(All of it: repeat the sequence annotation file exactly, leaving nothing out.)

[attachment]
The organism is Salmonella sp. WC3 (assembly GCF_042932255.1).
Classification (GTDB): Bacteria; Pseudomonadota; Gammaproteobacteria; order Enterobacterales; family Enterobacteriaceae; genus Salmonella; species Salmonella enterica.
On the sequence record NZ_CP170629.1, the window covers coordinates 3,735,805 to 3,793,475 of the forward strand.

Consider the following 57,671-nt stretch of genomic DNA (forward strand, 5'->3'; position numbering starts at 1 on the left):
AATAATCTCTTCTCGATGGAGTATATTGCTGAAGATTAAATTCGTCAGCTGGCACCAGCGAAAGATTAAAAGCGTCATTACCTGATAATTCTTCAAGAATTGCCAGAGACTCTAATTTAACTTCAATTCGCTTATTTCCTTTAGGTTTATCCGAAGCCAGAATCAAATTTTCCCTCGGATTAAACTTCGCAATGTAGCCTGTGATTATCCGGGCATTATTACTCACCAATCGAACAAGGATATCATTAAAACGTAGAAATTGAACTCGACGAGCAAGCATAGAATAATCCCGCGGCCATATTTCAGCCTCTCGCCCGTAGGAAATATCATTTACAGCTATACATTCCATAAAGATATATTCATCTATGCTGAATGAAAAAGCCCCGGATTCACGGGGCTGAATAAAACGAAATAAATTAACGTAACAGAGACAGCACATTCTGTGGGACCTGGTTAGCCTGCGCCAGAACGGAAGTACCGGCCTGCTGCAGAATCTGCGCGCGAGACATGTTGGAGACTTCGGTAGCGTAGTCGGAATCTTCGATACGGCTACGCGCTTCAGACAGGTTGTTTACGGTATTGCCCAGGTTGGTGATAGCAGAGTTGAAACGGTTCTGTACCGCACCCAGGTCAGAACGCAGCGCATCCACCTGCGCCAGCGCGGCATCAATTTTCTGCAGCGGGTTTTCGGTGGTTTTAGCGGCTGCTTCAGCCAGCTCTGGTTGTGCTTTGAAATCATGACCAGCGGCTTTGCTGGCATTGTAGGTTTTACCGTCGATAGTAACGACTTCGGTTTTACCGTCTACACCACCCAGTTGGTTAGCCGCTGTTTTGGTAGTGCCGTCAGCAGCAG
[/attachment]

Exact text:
The organism is Salmonella sp. WC3 (assembly GCF_042932255.1).
Classification (GTDB): Bacteria; Pseudomonadota; Gammaproteobacteria; order Enterobacterales; family Enterobacteriaceae; genus Salmonella; species Salmonella enterica.
On the sequence record NZ_CP170629.1, the window covers coordinates 3,735,805 to 3,793,475 of the forward strand.

Consider the following 57,671-nt stretch of genomic DNA (forward strand, 5'->3'; position numbering starts at 1 on the left):
AATAATCTCTTCTCGATGGAGTATATTGCTGAAGATTAAATTCGTCAGCTGGCACCAGCGAAAGATTAAAAGCGTCATTACCTGATAATTCTTCAAGAATTGCCAGAGACTCTAATTTAACTTCAATTCGCTTATTTCCTTTAGGTTTATCCGAAGCCAGAATCAAATTTTCCCTCGGATTAAACTTCGCAATGTAGCCTGTGATTATCCGGGCATTATTACTCACCAATCGAACAAGGATATCATTAAAACGTAGAAATTGAACTCGACGAGCAAGCATAGAATAATCCCGCGGCCATATTTCAGCCTCTCGCCCGTAGGAAATATCATTTACAGCTATACATTCCATAAAGATATATTCATCTATGCTGAATGAAAAAGCCCCGGATTCACGGGGCTGAATAAAACGAAATAAATTAACGTAACAGAGACAGCACATTCTGTGGGACCTGGTTAGCCTGCGCCAGAACGGAAGTACCGGCCTGCTGCAGAATCTGCGCGCGAGACATGTTGGAGACTTCGGTAGCGTAGTCGGAATCTTCGATACGGCTACGCGCTTCAGACAGGTTGTTTACGGTATTGCCCAGGTTGGTGATAGCAGAGTTGAAACGGTTCTGTACCGCACCCAGGTCAGAACGCAGCGCATCCACCTGCGCCAGCGCGGCATCAATTTTCTGCAGCGGGTTTTCGGTGGTTTTAGCGGCTGCTTCAGCCAGCTCTGGTTGTGCTTTGAAATCATGACCAGCGGCTTTGCTGGCATTGTAGGTTTTACCGTCGATAGTAACGACTTCGGTTTTACCGTCTACACCACCCAGTTGGTTAGCCGCTGTTTTGGTAGTGCCGTCAGCAGCAG